The Ocean Cleanup which is a Dutch foundation working on advanced technologies to get rid off the plastic from oceans, intends to put it’s first prototype in the sea for testing. The prototype which is the first ocean cleanup system ever tested will be installed in the North Sea, 23 km (12 NM) off the Dutch coast, where it will remain for one year.
The Ocean cleanup prototype which is a 100 meter-long barrier segment will be deployed in the North Sea to help validate the survivability of the system. Sensors in it will track every motion of the prototype and the loads it is subjected to in extreme weather at sea. The data gathered will enable engineers to develop a system fully resistant to severe conditions during the cleanup of the Great Pacific Garbage Patch. At the North Sea test site, conditions during a minor storm are said to be more severe than those in heavy storms in the Pacific Ocean. The long floating barriers act as an artificial coastline, passively catching and concentrating ocean debris and is powered by the ocean’s natural currents.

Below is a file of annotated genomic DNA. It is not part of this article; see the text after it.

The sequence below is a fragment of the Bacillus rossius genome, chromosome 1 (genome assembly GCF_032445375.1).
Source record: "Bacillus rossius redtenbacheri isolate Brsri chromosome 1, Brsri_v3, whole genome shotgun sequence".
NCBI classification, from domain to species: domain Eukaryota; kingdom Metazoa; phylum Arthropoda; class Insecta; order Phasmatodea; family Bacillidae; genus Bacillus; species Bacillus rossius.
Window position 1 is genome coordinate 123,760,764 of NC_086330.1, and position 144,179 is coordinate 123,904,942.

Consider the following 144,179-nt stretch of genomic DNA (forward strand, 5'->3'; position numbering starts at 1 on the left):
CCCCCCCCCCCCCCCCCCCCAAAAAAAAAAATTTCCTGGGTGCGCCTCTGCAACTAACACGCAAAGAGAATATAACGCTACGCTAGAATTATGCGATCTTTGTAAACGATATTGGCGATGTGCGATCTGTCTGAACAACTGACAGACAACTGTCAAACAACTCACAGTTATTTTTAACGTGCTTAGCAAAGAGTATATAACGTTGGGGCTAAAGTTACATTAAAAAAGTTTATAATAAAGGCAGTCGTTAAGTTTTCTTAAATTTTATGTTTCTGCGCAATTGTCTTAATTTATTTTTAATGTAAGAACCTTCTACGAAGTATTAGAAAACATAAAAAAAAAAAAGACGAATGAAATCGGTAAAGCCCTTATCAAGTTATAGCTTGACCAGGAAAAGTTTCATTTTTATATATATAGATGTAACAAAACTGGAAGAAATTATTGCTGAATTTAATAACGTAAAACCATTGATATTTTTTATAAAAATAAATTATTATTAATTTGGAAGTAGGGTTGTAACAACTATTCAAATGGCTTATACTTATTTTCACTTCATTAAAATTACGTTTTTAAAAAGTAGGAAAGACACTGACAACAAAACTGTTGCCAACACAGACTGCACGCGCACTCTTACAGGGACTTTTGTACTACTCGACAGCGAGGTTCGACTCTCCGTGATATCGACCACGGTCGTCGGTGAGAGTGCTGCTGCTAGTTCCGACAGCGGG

Boyan Slat, CEO and founder of The Ocean Cleanup, said “This is a historic day on the path toward clean oceans. A successful outcome of this test should put us on track to deploy the first operational pilot system in late 2017.” He also notes that a successful test does not necessarily mean the prototype will survive. “I estimate there is a 30% chance the system will break, but either way it will be a good test.”
Some researchers however warn that a massive barrier like this could mess with the distribution of animals in the region. Also this barrier only helps in collecting surface garbage and not the ones lying deep down the oceans.